In addition, waiving farm loans has short-term relief to a limited section of the farmer and a costly option for the banking system. Instead, the government should spend a similar amount on the improvement of agriculture infrastructure which has a much larger multiplier effect on the economy in the long run.

Lastly, the agro-research should get more funding. Indian Council of Agricultural Research (ICAR) has lost its glory over a period of time. The government should apply a mission mode approach to research for achieving the goal of doubling farmer’s income by the year 2022.

Dairy Industry

Milk has highest value in Indian agri and food sector, more than combined value of wheat and rice. Milk contributes close to the 1/3rd of gross income of rural households. The livestock sector contributes to 4% of India’s GDP and the dairy sector comprises majority of share.

Key Challenges

1. Quality a big concern – More than 70% of marketable surplus goes through informal channel where quality is a big concern. Sometimes quality is an issue in the formal channel as well. Quality of milk or value-added products are a barrier to entry to the export market, especially the USA and the EU.

2. Poor governance of cooperatives - Prices decided by cooperatives are not based on fat measurement, which affects Farmer’s profitability. In addition, lower prices declared by cooperatives, results in low prices of milk paid by all the players in the industry.

3. Non-existent of extension facilities: Lack of adequate breeding and preventive care services to improve animal health, along with low access to credit and risk-taking ability makes farmers unable to increase their herd size.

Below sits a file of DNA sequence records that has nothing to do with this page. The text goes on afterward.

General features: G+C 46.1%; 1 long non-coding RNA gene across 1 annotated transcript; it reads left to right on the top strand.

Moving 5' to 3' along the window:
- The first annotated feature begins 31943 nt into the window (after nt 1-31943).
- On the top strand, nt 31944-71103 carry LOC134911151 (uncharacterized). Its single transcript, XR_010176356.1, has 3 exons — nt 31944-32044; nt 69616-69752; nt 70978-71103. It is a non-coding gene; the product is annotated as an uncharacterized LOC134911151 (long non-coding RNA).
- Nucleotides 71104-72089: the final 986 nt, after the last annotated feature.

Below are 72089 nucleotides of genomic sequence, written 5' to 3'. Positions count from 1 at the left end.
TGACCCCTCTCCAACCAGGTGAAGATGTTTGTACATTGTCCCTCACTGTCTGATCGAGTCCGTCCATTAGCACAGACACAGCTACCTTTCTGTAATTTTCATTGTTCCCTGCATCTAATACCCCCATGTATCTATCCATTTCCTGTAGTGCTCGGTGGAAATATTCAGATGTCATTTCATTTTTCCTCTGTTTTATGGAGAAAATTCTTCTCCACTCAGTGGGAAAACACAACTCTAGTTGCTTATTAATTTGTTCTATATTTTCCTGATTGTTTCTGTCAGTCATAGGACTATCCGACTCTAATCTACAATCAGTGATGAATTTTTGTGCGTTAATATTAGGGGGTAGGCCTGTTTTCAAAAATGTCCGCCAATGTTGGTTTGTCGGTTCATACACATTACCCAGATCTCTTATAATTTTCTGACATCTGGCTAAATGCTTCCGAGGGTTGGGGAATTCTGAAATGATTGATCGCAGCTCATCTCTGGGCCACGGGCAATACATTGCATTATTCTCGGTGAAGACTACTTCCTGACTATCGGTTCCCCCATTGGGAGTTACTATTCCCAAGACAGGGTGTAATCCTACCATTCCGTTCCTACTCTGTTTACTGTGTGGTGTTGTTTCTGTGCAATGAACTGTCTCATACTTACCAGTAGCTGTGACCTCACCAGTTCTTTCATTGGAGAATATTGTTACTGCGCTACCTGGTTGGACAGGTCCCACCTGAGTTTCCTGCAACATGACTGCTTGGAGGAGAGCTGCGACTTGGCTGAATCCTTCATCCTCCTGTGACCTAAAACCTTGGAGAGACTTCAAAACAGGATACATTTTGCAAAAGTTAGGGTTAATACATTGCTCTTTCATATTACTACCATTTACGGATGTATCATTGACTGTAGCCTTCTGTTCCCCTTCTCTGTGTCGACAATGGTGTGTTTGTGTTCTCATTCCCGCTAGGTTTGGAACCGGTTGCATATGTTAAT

4. Taxation on value added products: Taxation on value added products would cause the industry to reduce the milk prices paid to the dairy farmers. High rate might also increase the consumer prices of dairy products substantially.


Milk is highly perishable, therefore value addition such as processing, packaging, and conversion to long life products, such as sterilized milks (UHT), dahi, paneer, chhachh, lassi, shrikhand and so on, is more a necessity than a luxury. It is crucial that a softer view is taken while imposing GST and imperative to create special class for dairy products with minimum value-addition.

The government should have a farmer-centric approach, as perhaps milk is the only industry that is able to pay to the dairy farmers more than 2/3 of price charged to the consumer. No other food processing industry in India is able to meet such high expectations of the farmers. Tax exemption on dairy industry should not be considered as a loss to the national exchequer but an investment that would spur growth in milk production, which eventually would enhance rural prosperity and increase the farmer’s income.

In addition, there should be level playing field for private players and the cooperatives. There is very low competition to cooperatives because private sector was not allowed to participate until recently. Lastly, grants to be provided to strengthen extension services in areas of animal husbandry. allocation to develop infrastructure setup in the milk procurement area for small and medium size operations, and subsidies to encourage rural entrepreneurship in areas of milk procurement such as collection center setup and credit correspondents.

Sreeram Chellappa is ýChief Operations Officer at ýFarmlink and Gaurav Haran is Chief Operations Officer at ýMilkLane

First Published: Wed, January 31 2018. 17:30 IST